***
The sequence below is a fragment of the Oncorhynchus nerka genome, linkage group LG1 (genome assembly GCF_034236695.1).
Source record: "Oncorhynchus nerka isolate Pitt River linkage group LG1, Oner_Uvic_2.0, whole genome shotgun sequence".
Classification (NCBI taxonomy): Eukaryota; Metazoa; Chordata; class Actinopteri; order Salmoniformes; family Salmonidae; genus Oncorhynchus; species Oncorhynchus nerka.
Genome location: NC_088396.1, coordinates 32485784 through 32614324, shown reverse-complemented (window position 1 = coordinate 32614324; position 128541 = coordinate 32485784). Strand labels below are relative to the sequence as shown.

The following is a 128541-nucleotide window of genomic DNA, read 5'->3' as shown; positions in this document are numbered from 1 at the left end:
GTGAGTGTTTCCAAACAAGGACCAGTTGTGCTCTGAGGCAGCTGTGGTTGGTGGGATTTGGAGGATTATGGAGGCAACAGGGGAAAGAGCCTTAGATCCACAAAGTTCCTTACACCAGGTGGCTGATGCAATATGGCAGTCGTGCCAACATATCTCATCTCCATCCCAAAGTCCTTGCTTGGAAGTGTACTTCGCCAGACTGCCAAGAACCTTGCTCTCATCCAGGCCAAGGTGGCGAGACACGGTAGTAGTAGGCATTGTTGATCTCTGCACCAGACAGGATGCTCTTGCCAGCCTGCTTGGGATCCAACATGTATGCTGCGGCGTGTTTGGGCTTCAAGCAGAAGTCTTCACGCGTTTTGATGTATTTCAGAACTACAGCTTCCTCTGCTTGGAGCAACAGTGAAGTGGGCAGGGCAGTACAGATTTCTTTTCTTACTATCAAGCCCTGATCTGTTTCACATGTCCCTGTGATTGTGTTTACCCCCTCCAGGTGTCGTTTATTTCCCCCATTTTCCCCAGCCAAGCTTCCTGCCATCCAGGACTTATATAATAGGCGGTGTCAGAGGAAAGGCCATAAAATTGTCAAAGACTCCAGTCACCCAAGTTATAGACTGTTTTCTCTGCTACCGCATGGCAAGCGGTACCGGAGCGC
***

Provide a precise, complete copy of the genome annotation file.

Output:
The sequence below is a fragment of the Oncorhynchus nerka genome, linkage group LG1 (genome assembly GCF_034236695.1).
Source record: "Oncorhynchus nerka isolate Pitt River linkage group LG1, Oner_Uvic_2.0, whole genome shotgun sequence".
Classification (NCBI taxonomy): Eukaryota; Metazoa; Chordata; class Actinopteri; order Salmoniformes; family Salmonidae; genus Oncorhynchus; species Oncorhynchus nerka.
Genome location: NC_088396.1, coordinates 32485784 through 32614324, shown reverse-complemented (window position 1 = coordinate 32614324; position 128541 = coordinate 32485784). Strand labels below are relative to the sequence as shown.

The following is a 128541-nucleotide window of genomic DNA, read 5'->3' as shown; positions in this document are numbered from 1 at the left end:
GTGAGTGTTTCCAAACAAGGACCAGTTGTGCTCTGAGGCAGCTGTGGTTGGTGGGATTTGGAGGATTATGGAGGCAACAGGGGAAAGAGCCTTAGATCCACAAAGTTCCTTACACCAGGTGGCTGATGCAATATGGCAGTCGTGCCAACATATCTCATCTCCATCCCAAAGTCCTTGCTTGGAAGTGTACTTCGCCAGACTGCCAAGAACCTTGCTCTCATCCAGGCCAAGGTGGCGAGACACGGTAGTAGTAGGCATTGTTGATCTCTGCACCAGACAGGATGCTCTTGCCAGCCTGCTTGGGATCCAACATGTATGCTGCGGCGTGTTTGGGCTTCAAGCAGAAGTCTTCACGCGTTTTGATGTATTTCAGAACTACAGCTTCCTCTGCTTGGAGCAACAGTGAAGTGGGCAGGGCAGTACAGATTTCTTTTCTTACTATCAAGCCCTGATCTGTTTCACATGTCCCTGTGATTGTGTTTACCCCCTCCAGGTGTCGTTTATTTCCCCCATTTTCCCCAGCCAAGCTTCCTGCCATCCAGGACTTATATAATAGGCGGTGTCAGAGGAAAGGCCATAAAATTGTCAAAGACTCCAGTCACCCAAGTTATAGACTGTTTTCTCTGCTACCGCATGGCAAGCGGTACCGGAGCGC